This is a compilation of an internet comic called Dinosaur Comics. The simplest way to describe Dinosaur Comics is as an experiment in the comic form: each comic is composed of six panels with exactly the same images on them: a Tyrannosaurus Rex, a close up frame of a Tyrannosaurus Rex, a Tyrannosaurus Rex stepping on a house while a Dromiceiomimus looks on; a Tyrannosaurus Rex stepping on a woman while a Utahraptor looks on, a panel with just the Tyrannasaurus Rex and the Utahraptor, and a final panel of the Tyrannosaurus Rex all alone. Every day, Ryan North adds different words to these same six frames to create a continuous and hilarious story that meditates on the issues of life (and such strange things at the Canadian punctuation system). But beyond the formal experiement, this comic is humorous, introspective, and it has a huge online presence. Though the six frames remain the same in every comic, Dinosaur Comics transcends being an experiment in form to become, in T-Rex's words, "so awesome!" The comic is exists online at www.quantz.com.
review by gina
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Eroica With Love: Volume 2
by Aoike Yasuko
In life, one needs the help of friends. Major Klaus Heinz Von Dem
Eberbach AKA "Iron Klaus" has a slew of agents at his disposal,
all named after letters of the alphabet to make his life easier.
Earl Dorian Red Gloria AKA "Eroica" has James, his very stingy accountant,
who also happens to be madly in love with him. These are the main
players in From Eroica With Love, a classic shonen ai
comic originally written in the late 1970s. In my review of From
Eroica With Love volume 1 I was amused to finally be reading
a comic I've heard about so often over the years, but a little unsure
where the story was taking me. Volume 2 is where I finally started
to understand the sheer addictiveness of this incredibly strange
and wacky comic.
In volume 2 all the ridiculous hijinks continue. This time we've
got jade statues, Russian spies, and international criminal and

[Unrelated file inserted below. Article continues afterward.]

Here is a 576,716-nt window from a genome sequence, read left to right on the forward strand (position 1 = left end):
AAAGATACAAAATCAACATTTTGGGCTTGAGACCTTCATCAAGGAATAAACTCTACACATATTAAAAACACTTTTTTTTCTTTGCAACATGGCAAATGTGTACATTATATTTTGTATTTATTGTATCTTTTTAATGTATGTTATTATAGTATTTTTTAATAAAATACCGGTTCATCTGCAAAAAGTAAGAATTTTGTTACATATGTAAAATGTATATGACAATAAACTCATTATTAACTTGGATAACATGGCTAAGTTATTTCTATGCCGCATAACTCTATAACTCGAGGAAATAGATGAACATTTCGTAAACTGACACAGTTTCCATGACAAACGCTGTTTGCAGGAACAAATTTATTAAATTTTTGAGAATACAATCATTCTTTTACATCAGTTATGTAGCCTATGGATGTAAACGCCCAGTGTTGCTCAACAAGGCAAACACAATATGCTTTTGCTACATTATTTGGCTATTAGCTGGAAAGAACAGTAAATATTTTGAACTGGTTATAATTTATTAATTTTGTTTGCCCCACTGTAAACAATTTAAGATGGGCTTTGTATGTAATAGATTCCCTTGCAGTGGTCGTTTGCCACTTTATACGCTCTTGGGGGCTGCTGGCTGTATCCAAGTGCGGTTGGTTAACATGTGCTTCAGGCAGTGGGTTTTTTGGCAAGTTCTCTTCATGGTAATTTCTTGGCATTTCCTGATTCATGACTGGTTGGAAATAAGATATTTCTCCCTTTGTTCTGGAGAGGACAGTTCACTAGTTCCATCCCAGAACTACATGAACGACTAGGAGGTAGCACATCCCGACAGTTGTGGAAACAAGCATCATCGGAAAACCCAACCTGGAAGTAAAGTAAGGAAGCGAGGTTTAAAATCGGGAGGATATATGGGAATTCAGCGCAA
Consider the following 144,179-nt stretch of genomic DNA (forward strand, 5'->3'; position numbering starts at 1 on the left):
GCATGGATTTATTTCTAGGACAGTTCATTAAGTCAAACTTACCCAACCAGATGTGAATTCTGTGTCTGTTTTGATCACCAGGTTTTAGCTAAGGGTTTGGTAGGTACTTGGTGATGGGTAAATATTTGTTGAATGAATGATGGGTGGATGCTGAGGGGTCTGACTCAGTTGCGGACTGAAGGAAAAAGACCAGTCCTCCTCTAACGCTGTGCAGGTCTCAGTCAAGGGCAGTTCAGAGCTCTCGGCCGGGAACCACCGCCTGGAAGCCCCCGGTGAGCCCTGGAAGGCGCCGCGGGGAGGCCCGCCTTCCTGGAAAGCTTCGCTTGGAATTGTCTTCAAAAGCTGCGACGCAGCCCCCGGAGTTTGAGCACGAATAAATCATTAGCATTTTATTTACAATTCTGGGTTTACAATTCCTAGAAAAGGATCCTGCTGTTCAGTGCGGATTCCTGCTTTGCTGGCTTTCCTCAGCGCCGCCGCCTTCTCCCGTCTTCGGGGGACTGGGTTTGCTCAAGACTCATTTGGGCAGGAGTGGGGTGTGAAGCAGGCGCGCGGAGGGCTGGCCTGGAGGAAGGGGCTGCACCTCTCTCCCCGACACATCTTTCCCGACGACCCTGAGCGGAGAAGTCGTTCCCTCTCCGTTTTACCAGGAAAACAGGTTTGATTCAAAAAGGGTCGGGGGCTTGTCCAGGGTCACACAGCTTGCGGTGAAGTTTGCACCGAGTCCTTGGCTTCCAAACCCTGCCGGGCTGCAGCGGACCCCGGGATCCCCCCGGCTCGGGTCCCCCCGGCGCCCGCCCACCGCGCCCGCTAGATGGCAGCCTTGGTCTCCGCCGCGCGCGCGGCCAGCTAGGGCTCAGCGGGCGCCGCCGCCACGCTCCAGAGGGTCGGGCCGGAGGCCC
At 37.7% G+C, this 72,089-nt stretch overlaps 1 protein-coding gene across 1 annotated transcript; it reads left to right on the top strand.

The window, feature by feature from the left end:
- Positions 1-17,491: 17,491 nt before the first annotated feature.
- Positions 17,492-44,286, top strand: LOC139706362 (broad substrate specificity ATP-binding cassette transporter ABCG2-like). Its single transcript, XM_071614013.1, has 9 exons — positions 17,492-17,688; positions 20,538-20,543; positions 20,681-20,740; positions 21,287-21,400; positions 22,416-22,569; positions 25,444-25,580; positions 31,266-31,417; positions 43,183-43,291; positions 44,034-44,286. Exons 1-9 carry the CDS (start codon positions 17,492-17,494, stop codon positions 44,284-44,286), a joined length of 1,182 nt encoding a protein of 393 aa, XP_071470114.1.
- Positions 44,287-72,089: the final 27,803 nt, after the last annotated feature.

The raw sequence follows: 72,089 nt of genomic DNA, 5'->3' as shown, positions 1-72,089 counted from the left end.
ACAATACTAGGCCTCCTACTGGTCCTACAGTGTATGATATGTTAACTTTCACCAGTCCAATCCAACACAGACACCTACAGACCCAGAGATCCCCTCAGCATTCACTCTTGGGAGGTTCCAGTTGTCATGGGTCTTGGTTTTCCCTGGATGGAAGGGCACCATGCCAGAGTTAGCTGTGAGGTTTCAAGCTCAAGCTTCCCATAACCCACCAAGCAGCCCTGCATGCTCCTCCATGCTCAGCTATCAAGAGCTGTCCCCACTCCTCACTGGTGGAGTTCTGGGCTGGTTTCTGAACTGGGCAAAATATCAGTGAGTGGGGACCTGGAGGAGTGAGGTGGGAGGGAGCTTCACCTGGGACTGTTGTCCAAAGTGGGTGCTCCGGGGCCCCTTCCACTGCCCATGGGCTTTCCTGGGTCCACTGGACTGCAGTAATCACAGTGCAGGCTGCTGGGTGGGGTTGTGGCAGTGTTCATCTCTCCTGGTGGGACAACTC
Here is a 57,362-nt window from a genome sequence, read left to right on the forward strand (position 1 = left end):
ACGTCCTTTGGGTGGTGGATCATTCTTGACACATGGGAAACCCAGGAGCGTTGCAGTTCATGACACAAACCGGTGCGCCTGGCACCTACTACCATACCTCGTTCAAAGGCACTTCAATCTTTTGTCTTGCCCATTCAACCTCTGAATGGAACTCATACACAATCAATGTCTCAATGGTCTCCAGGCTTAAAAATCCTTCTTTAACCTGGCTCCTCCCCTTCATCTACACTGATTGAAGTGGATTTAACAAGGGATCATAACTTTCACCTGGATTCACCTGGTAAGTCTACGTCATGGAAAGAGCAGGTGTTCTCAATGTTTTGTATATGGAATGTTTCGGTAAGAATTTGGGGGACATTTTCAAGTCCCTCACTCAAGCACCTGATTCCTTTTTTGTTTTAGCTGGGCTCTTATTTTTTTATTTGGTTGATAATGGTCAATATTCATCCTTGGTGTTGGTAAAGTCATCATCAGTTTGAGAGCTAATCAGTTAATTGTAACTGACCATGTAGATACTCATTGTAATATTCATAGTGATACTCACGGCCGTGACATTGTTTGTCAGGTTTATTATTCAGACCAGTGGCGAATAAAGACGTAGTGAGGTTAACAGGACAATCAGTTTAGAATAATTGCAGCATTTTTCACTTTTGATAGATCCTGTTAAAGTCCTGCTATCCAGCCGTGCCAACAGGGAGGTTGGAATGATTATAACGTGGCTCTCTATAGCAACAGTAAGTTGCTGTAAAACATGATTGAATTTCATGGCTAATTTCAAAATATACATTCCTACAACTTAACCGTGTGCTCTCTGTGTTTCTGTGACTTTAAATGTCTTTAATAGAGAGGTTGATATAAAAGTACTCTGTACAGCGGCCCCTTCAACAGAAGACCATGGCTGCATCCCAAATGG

government conferences being held next door to each other. Klaus
and Eroica inevitably meet, Klaus is as annoyed by Eroica as always,
and Eroica hits on him as much as ever. Somehow, in the midst of
all this, we also manage to have a plot dealing with shipping deals,
terrorist plots, and secret microfilms. That's where needing the
help of friends (and enemies) really comes into play.
From Eroica With Love is light, amusing, fast paced fluff.
There still isn't a whiff of actual sexual content for readers to
worry about, but there is a constant presence of homosexuality which
some readers may not be comfortable reading about.
Actually, that theme probably bears a bit more discussion. Many
of the characters within the story are gay and in every case either
extremely flamboyant, effeminate, or both. These depictions probably
had a much more painful bite to them when this was first published
in 1976, but within the context of 2006 the over-the-top characters
in their wild 70's clothes don't offend so much as serve to make
the story all the more absurd and humorous. These are stereotypes
that are so big, so ridiculous, and so removed from today's reality,
that most modern readers wouldn't be able to give them legitimacy.
It also helps that the expressions of homophobia within the comic
are all made by characters that are just as over the top and during
moments that are just as ridiculous, thus assuring that the no one
in the comic has the credibility to really argue or prove something
to the reader with these stereotypes. All of this is my very long-winded
way of saying that ultimately From Eroica With Love seems
to me to be fun and harmless, not offensive or cruel. This is a
charged issue though and your mileage, as well as the opinions you
hold going into this, may vary.
Review by Katie